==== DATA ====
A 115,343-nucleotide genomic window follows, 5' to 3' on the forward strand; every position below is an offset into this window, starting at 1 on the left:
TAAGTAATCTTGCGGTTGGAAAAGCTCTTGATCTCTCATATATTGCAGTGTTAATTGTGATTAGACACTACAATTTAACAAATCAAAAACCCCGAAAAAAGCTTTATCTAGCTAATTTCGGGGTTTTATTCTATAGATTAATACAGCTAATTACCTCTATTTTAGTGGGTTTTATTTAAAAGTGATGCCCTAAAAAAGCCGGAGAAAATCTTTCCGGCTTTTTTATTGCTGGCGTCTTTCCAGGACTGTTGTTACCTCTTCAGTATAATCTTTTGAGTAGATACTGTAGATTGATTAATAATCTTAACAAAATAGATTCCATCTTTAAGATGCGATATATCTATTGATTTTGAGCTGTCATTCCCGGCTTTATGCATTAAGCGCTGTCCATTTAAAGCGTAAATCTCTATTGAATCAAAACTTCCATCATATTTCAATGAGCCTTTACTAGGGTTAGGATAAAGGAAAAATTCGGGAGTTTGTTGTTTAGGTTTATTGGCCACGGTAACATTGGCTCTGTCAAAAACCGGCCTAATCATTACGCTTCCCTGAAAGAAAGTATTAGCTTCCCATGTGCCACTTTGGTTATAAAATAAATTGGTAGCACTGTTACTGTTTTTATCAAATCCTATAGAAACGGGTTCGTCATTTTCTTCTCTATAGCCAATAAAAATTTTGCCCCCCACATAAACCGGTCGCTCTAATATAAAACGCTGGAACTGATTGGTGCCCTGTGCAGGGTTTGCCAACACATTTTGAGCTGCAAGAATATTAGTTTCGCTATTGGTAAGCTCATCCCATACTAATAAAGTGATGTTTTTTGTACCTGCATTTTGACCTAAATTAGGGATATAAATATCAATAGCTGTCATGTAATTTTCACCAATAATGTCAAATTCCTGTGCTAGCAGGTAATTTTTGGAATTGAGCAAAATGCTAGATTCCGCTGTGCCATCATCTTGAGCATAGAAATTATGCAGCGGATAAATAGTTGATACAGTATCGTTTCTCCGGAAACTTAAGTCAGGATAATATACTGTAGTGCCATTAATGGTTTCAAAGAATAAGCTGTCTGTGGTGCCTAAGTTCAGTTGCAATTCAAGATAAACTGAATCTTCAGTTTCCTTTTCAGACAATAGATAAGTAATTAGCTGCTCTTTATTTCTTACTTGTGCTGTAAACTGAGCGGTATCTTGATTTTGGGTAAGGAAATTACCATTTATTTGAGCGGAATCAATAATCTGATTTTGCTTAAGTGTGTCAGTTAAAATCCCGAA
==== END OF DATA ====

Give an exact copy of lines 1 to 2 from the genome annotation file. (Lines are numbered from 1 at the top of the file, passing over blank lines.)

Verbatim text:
A 115,343-nucleotide genomic window follows, 5' to 3' on the forward strand; every position below is an offset into this window, starting at 1 on the left:
TAAGTAATCTTGCGGTTGGAAAAGCTCTTGATCTCTCATATATTGCAGTGTTAATTGTGATTAGACACTACAATTTAACAAATCAAAAACCCCGAAAAAAGCTTTATCTAGCTAATTTCGGGGTTTTATTCTATAGATTAATACAGCTAATTACCTCTATTTTAGTGGGTTTTATTTAAAAGTGATGCCCTAAAAAAGCCGGAGAAAATCTTTCCGGCTTTTTTATTGCTGGCGTCTTTCCAGGACTGTTGTTACCTCTTCAGTATAATCTTTTGAGTAGATACTGTAGATTGATTAATAATCTTAACAAAATAGATTCCATCTTTAAGATGCGATATATCTATTGATTTTGAGCTGTCATTCCCGGCTTTATGCATTAAGCGCTGTCCATTTAAAGCGTAAATCTCTATTGAATCAAAACTTCCATCATATTTCAATGAGCCTTTACTAGGGTTAGGATAAAGGAAAAATTCGGGAGTTTGTTGTTTAGGTTTATTGGCCACGGTAACATTGGCTCTGTCAAAAACCGGCCTAATCATTACGCTTCCCTGAAAGAAAGTATTAGCTTCCCATGTGCCACTTTGGTTATAAAATAAATTGGTAGCACTGTTACTGTTTTTATCAAATCCTATAGAAACGGGTTCGTCATTTTCTTCTCTATAGCCAATAAAAATTTTGCCCCCCACATAAACCGGTCGCTCTAATATAAAACGCTGGAACTGATTGGTGCCCTGTGCAGGGTTTGCCAACACATTTTGAGCTGCAAGAATATTAGTTTCGCTATTGGTAAGCTCATCCCATACTAATAAAGTGATGTTTTTTGTACCTGCATTTTGACCTAAATTAGGGATATAAATATCAATAGCTGTCATGTAATTTTCACCAATAATGTCAAATTCCTGTGCTAGCAGGTAATTTTTGGAATTGAGCAAAATGCTAGATTCCGCTGTGCCATCATCTTGAGCATAGAAATTATGCAGCGGATAAATAGTTGATACAGTATCGTTTCTCCGGAAACTTAAGTCAGGATAATATACTGTAGTGCCATTAATGGTTTCAAAGAATAAGCTGTCTGTGGTGCCTAAGTTCAGTTGCAATTCAAGATAAACTGAATCTTCAGTTTCCTTTTCAGACAATAGATAAGTAATTAGCTGCTCTTTATTTCTTACTTGTGCTGTAAACTGAGCGGTATCTTGATTTTGGGTAAGGAAATTACCATTTATTTGAGCGGAATCAATAATCTGATTTTGCTTAAGTGTGTCAGTTAAAATCCCGAA